Thursday, December 18, 2008

An Educated Electorate

In the realm of truly bad ideas in the world of government spending and education reform, Colorado state representative Don Marostica of Loveland has proposed cutting all state funding for higher education and privatizing all colleges and universities in Colorado. While this is a shocking statement for most educated people, it doesn't seem all that unusual in Colorado where conservatives are especially zealous in their anti-tax, anti-government crusade. This proposal was probably pretty well received by numerous Coloradans who oppose the idea that "government knows how to spend their money better than they do." This is despite the fact that Colorado has the distinction of being one the most well-educated states in the union while at the same time failing miserably at educating its own children. Though I am fiscally conservative, this issue is where I depart with the Republican Party in Colorado, as their support for TABOR (the Taxpayers' Bill of Rights) has severely curtailed higher education spending for a decade now, and the side effects are clear.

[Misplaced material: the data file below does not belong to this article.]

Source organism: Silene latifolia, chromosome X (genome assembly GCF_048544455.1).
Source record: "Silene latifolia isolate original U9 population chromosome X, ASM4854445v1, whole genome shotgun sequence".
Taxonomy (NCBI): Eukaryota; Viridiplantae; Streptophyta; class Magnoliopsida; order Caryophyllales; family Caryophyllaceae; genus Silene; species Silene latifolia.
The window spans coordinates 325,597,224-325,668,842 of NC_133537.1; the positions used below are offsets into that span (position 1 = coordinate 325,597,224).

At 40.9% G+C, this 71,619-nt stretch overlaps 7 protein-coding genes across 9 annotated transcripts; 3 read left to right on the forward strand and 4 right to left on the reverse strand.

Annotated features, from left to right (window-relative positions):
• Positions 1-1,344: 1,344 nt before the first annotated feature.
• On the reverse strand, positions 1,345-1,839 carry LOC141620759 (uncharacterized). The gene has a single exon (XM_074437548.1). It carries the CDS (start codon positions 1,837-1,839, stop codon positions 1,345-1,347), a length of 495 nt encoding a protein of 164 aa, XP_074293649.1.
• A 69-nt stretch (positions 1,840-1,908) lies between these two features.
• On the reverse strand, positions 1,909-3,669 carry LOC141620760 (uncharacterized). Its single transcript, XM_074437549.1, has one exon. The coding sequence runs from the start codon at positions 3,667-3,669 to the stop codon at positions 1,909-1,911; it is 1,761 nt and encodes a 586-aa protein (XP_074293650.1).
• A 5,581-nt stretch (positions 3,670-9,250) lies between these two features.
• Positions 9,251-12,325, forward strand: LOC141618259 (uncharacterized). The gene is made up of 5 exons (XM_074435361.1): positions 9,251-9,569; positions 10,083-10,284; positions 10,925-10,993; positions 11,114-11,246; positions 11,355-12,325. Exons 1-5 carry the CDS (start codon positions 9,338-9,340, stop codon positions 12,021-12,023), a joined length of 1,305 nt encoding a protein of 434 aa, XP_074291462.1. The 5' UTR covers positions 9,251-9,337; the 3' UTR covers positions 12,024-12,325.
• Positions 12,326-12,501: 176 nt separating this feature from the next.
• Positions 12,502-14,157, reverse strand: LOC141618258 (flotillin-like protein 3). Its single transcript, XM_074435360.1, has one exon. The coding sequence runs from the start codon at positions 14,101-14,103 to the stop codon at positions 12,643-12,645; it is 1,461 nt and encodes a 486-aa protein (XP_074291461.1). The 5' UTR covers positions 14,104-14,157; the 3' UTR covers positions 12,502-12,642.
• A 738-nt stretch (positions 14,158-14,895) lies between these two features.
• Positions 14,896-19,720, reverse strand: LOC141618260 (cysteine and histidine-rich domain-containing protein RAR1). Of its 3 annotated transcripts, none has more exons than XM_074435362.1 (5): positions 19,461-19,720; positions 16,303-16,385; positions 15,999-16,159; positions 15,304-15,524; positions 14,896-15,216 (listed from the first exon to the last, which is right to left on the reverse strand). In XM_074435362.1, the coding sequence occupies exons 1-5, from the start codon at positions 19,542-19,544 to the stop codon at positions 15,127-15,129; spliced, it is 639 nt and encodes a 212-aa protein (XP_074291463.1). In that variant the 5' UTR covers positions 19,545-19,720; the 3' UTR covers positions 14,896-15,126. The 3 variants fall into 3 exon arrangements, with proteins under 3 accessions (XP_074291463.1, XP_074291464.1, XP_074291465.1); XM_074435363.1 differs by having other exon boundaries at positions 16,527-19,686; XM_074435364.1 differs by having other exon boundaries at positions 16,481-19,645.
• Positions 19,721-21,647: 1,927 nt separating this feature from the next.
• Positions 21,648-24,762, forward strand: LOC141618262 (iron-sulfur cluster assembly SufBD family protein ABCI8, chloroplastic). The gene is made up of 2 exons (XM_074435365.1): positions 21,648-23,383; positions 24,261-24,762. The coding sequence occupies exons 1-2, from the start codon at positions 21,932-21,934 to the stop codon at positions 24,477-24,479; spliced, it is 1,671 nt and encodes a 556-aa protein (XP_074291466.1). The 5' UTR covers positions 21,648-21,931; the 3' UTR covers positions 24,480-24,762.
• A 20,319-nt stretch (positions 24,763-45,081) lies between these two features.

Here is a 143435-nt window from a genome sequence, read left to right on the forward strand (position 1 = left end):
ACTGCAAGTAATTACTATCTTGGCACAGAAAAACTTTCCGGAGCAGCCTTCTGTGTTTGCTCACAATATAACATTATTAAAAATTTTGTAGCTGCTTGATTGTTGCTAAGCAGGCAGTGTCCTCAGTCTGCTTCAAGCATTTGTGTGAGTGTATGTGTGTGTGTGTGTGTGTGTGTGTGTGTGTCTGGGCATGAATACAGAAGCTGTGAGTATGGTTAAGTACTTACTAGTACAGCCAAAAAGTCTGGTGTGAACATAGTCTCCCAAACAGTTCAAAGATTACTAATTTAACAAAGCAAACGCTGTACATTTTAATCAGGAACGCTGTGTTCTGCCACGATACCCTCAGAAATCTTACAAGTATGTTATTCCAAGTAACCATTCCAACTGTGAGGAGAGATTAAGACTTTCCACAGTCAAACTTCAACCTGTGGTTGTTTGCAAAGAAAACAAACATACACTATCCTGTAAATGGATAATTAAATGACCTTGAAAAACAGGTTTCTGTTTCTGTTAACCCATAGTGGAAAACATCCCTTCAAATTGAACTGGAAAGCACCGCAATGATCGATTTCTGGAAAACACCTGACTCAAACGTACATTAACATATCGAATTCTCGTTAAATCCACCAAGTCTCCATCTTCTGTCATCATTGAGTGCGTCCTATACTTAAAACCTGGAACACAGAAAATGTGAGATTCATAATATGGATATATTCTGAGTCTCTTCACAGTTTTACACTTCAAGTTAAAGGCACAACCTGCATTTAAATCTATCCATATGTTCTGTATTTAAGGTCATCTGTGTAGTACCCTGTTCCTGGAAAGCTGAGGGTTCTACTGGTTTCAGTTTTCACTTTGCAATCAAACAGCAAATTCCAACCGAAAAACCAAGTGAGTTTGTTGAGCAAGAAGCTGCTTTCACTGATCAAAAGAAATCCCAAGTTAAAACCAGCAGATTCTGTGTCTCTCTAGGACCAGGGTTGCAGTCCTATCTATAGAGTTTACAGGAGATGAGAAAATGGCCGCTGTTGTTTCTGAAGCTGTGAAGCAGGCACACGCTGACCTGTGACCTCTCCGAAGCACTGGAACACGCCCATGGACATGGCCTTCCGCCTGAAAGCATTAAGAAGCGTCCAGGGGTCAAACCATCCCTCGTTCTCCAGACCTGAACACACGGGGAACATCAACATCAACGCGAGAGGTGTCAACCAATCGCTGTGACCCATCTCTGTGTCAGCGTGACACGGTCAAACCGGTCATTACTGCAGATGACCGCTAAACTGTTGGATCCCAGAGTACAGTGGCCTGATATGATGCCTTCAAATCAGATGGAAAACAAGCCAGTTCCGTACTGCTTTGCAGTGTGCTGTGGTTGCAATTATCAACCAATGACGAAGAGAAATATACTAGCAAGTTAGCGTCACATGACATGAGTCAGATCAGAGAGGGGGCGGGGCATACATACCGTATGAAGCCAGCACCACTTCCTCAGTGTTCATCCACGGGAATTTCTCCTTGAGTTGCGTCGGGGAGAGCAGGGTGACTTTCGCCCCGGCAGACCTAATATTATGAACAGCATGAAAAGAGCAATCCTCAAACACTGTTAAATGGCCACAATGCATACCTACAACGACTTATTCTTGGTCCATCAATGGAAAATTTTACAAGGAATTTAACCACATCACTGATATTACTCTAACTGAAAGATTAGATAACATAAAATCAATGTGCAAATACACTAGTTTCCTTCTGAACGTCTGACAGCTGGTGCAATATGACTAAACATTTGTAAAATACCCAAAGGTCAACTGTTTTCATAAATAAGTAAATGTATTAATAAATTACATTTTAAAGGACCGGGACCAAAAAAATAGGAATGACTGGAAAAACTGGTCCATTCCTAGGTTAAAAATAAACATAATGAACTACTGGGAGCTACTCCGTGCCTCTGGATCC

Regardless of most citizens' stances on taxes and government power, a majority of Americans have always accepted that funding of public education is a good investment for a state. The state mandates of free public education k-12 was a good idea. The establishment of state colleges and universities was a good idea. Public funding of the university system was a good idea. Despite all the criticism, much of it unfounded, the American public education system is still the envy of the world, and the U.S. educates a greater percentage of its population to the highest level than any other nation at any time in history. This serves us well, even as most other industrialized nations fund public education through college at a greater rate than we do. To consider moving in the opposite direction is, quite honestly, irrational, if not outright ludicrous. Yet, it just goes to show how blinding ideology can be.

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